Statue of Catherine the Great
This statue of Catherine the Great initiated from Alexander II who wanted to honor the memory of the great Empress. Architects David Grimm and Victore Chrioter as well as sculptors Mikhail Mikeshin, Matvey Chuzhov and Alexander Opekusin all worked together so as to design and make it. Its sculpting started in 1862 but it was only erected on Ostrovsky Square in 1873.
It depicts Catherine the Great wearing an ermine coat, a laurel wreath in her left hand and a specter in the other hand. Around her neck one can see the order of St Andrew, the highest distinction in Russia. The monument is completed by nine other statues. They depict people who were part of the sphere of influence of the Empress. It includes Prince Griogory Potemkin and field Marshall Alexander Suvorov. The only woman represented (other than the Empress) is princess Catherine Dashkov, founder the Russian Academy of Science.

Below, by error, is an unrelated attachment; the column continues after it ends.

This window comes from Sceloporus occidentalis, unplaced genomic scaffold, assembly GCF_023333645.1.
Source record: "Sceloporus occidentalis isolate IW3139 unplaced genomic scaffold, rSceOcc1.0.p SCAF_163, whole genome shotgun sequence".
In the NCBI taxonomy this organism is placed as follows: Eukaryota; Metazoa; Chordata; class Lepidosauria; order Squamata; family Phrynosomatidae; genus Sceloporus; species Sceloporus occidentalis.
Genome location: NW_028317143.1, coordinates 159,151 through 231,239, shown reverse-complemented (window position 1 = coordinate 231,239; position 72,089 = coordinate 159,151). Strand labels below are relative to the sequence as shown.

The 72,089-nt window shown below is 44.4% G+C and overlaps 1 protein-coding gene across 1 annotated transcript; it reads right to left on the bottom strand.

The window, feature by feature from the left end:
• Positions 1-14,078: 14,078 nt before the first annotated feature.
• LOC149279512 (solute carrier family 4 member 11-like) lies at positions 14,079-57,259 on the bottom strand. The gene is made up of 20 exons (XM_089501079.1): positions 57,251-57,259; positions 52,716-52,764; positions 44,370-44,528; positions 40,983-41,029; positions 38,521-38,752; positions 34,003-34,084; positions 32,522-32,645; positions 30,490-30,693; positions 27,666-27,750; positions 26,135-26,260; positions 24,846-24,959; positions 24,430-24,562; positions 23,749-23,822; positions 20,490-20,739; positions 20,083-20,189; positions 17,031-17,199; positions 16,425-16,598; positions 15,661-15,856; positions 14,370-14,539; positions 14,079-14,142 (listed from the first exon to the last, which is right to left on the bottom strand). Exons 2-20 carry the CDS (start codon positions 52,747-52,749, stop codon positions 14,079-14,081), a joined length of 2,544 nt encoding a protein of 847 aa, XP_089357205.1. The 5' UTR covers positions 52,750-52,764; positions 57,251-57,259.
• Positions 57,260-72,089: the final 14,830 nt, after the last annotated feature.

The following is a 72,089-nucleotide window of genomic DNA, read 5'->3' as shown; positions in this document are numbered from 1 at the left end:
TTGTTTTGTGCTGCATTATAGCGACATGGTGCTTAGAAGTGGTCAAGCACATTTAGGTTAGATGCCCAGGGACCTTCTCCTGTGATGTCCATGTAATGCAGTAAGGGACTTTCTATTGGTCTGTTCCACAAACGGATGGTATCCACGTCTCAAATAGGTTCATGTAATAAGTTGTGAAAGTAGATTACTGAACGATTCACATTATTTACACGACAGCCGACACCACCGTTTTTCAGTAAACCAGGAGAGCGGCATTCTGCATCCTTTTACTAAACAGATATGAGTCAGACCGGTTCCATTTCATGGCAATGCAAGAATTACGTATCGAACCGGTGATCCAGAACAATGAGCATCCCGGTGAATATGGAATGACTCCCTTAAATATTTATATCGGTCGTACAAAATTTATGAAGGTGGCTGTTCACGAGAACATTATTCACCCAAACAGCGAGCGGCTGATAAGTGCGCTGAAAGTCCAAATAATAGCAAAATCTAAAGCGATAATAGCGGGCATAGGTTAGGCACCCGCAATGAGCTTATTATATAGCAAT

After the 1917 Revolution, ironically, the statue of Catherine the Great was replaced by one of Lenin. Members of the Politburo unseated the close friends of the Empress. At the end of the Soviet regime the monument was restored to its initial form.